updated to have a “sourceMappingURL” section. The resulting URL
will have format: “” + “” + “.map”.

“–minify 0”
Identical to “-g1”.

"–js-transform "
Specifies a “” to be called on the generated code before it is
optimized. This lets you modify the JavaScript, for example adding
or removing some code, in a way that those modifications will be
optimized together with the generated code.

“” will be called with the file name of the generated code as
a parameter. To modify the code, you can read the original data and
then append to it or overwrite it with the modified data.

“” is interpreted as a space-separated list of arguments, for
example, “” of python processor.py will cause a Python
script to be run.

“–bind”
Compiles the source code using the Embind bindings to connect C/C++
and JavaScript.

“–ignore-dynamic-linking”
Tells the compiler to ignore dynamic linking (the user will need to
manually link to the shared libraries later on).

Normally emcc will simply link in code from the dynamic library
as though it were statically linked, which will fail if the same
dynamic library is linked more than once. With this option, dynamic
linking is ignored, which allows the build system to proceed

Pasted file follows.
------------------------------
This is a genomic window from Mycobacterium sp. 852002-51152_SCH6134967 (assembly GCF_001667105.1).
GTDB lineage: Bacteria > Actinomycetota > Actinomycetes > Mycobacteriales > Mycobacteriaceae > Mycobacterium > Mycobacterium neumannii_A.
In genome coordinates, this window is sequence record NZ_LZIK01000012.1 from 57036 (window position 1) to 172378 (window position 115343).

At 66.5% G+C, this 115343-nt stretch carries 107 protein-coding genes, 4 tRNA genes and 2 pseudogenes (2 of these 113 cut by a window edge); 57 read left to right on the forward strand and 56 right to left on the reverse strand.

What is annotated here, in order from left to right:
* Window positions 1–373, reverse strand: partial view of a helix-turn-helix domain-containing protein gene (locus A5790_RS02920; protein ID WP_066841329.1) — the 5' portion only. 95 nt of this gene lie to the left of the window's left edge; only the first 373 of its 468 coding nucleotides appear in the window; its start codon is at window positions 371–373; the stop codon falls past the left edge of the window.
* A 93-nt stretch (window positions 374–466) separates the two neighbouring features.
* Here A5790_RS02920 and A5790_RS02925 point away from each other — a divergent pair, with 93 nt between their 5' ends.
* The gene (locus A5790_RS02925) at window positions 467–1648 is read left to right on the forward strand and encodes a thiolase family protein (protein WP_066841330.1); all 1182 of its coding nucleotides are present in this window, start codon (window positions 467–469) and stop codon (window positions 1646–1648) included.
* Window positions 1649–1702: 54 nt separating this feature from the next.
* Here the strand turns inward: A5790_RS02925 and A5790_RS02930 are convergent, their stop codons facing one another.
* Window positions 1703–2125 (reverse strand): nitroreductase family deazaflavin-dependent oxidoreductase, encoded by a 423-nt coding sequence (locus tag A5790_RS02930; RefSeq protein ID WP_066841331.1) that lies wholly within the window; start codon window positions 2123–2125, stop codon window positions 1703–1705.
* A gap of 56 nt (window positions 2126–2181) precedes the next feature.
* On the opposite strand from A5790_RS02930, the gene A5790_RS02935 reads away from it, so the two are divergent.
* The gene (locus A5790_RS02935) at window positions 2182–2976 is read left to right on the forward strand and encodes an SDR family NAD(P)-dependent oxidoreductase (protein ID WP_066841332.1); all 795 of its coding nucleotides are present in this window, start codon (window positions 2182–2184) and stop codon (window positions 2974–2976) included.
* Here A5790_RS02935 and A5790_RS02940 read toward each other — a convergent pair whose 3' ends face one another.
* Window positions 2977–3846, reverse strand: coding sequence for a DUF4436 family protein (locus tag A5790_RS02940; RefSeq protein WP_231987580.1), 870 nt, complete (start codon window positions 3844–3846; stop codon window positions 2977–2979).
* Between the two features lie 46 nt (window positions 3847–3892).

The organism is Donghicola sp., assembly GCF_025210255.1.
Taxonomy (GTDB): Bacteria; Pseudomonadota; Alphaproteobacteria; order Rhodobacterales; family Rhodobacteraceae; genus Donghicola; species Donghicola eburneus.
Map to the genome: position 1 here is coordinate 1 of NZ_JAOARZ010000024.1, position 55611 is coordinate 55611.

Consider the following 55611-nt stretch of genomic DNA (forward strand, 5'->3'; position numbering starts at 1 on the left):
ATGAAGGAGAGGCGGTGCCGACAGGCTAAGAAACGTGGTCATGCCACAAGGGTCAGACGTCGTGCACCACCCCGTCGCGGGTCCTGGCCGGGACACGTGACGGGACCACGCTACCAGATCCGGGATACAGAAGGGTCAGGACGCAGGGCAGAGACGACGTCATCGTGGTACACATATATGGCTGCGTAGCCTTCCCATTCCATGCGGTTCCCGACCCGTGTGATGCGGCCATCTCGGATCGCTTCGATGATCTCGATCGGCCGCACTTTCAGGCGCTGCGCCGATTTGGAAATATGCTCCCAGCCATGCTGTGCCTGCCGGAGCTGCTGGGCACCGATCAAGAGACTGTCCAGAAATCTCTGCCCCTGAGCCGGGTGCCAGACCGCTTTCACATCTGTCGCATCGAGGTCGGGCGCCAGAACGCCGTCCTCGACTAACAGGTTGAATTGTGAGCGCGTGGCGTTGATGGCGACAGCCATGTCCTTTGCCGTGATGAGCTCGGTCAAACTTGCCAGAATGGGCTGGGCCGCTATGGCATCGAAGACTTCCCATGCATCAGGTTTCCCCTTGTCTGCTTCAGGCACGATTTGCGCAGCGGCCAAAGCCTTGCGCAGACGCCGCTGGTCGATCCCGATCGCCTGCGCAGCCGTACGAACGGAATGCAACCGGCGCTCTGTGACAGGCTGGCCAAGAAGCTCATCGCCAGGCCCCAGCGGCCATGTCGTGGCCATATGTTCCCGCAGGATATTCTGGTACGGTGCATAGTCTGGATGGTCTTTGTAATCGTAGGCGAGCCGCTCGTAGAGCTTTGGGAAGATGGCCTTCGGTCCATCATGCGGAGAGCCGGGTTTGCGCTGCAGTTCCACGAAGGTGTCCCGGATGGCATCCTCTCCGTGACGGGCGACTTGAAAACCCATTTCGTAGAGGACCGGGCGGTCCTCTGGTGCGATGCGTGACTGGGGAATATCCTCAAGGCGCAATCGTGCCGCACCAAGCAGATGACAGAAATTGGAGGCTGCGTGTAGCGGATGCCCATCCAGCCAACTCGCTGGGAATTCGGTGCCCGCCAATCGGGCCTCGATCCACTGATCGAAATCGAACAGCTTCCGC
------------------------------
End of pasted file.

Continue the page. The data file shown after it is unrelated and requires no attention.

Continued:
without errors.

"–js-library "
A JavaScript library to use in addition to those in Emscripten’s
core libraries (src/library_*).

“-v”
Turns on verbose output.

This will pass “-v” to Clang, and also enable “EMCC_DEBUG” to
generate intermediate files for the compiler’s various stages. It
will also run Emscripten’s internal sanity checks on the toolchain,
etc.

Tip: “emcc -v” is a useful tool for diagnosing errors. It works
with or without other arguments.

“–cache”
Sets the directory to use as the Emscripten cache. The Emscripten
cache is used to store pre-built versions of “libc”, “libcxx” and
other libraries.

If using this in combination with “–clear-cache”, be sure to
specify this argument first.

The Emscripten cache defaults to “emscripten/cache” but can be
overridden using the “EM_CACHE” environment variable or “CACHE”
config setting.

“–clear-cache”
Manually clears the cache of compiled Emscripten system libraries
(libc++, libc++abi, libc).

This is normally handled automatically, but if you update LLVM in-
place (instead of having a different directory for a new version),
the caching mechanism can get confused. Clearing the cache can fix
weird problems related to cache incompatibilities, like Clang
failing to link with library files. This also clears other cached
data. After the cache is cleared, this process will exit.

By default this will also clear any download ports since the ports
directory is usually within the cache directory.

“–clear-ports”
Manually clears the local copies of ports from the Emscripten Ports
repos (sdl2, etc.). This also clears the cache, to remove their
builds.

You should only need to do this if a problem happens and you want
all ports that you use to be downloaded and built from scratch.
After this operation is complete, this process will exit.

“–show-ports”
Shows the list of available projects in the Emscripten Ports repos.
After this operation is complete, this process will exit.

“–save-bc PATH”
When compiling to JavaScript or HTML, this option will save a copy